As an after thought to my last post on virtual goods, I published a comment discussing Eliminate Pro’s innovative play (or “experiment” says MTV Interactive) on Apple’s changes to the App Store to allow for in-app billing on certain items. It’s been a successful experiment. As of yesterday, the game has been downloaded 500,000 times so far at a rate of about 25,000 an hour, currently making it the top free app in iTunes (via TechCrunch).
After some successful digging, playing the game and reviewing Apple’s Developer Agreement. Some red flags were raised…
Eliminate Pro, a game developed by ng:moco, is an action-packed first person shooter (FPS) game that progresses very slowly. The game uses this tactic to charge impatient users to play and progress through the game at a faster pace. The game allows users to buy more battery packs or cases (Power Cells) through the In-App billing system. This allows users to recharge faster, compete to earn more “credits” so that they can upgrade their fighter’s armor, weapons and other items (virtual goods). Power cells are the currency of the game.
What I want to know is where Apple is drawing the line in the sand in terms of what is considered a virtual currency and what isn’t. As per Apple’s iPhone Developer Program License Agreement (the “Agreement”), Apple states:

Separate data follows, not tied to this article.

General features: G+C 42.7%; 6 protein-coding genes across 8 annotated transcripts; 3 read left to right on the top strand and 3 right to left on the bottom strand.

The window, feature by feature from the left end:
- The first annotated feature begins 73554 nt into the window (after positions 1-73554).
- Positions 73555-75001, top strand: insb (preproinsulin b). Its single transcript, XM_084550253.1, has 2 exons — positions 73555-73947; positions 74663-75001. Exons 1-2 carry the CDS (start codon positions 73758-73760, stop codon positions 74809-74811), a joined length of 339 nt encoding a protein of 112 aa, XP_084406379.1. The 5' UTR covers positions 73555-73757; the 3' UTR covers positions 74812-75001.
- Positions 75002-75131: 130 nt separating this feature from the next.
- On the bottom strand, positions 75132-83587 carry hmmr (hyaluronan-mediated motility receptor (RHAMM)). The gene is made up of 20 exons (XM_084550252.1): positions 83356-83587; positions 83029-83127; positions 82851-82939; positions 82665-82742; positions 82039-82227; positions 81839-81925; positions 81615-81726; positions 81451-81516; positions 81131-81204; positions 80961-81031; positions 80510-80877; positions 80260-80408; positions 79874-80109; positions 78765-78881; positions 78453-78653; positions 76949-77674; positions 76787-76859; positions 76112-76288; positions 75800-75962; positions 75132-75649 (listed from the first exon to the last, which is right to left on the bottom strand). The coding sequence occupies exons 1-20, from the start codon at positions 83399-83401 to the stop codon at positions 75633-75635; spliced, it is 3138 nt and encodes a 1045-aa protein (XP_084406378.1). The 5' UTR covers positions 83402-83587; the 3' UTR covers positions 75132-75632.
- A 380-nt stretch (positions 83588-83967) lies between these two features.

2.1 You may not use the In App Purchase API to enable an end user to set up a pre-paid account to be used for subsequent purchases of content, functionality, or services, or otherwise create balances or credits that end users can redeem or use to make purchases at a later time.
2.2 You may not enable end users to purchase Currency of any kind through the In App Purchase API, including but not limited to any Currency for exchange, gifting, redemption, transfer, trading or use in purchasing or obtaining anything within or outside of Your Application. "Currency" means any form of currency, point, credits, resources, content or other items or units recognized by a group of individuals or entities as representing a particular value and that can be transferred or circulated as a medium of exchange.
Specifically, item 2.2 of ‘Additional Restrictions’ within ‘Attachment 2’ of the Agreement raises some obvious questions about how Eliminate Pro got approved. Eliminate Pro uses Power Cells (the virtual good that they sell) to buy additional energy (a resource) that they can use in a game to earn credits, which are redeemable for weapons, armor and other inventory items.
This seems to be in direct violation to the Agreement. Unless, however, Apple is okay with allowing “indirect” forms of currencies to work (Buy Energy > Spend Energy for Time > Use Time to gain Credits > Use Credits to buy Virtual Goods (weapons, etc…)). Some clarity please?
It would be great if some people (Apple execs, developers, anyone) could weigh-in on this matter. What types of “economies” or “currencies” can be established while still being compliant with Apple’s policies?
Please share your perspective below.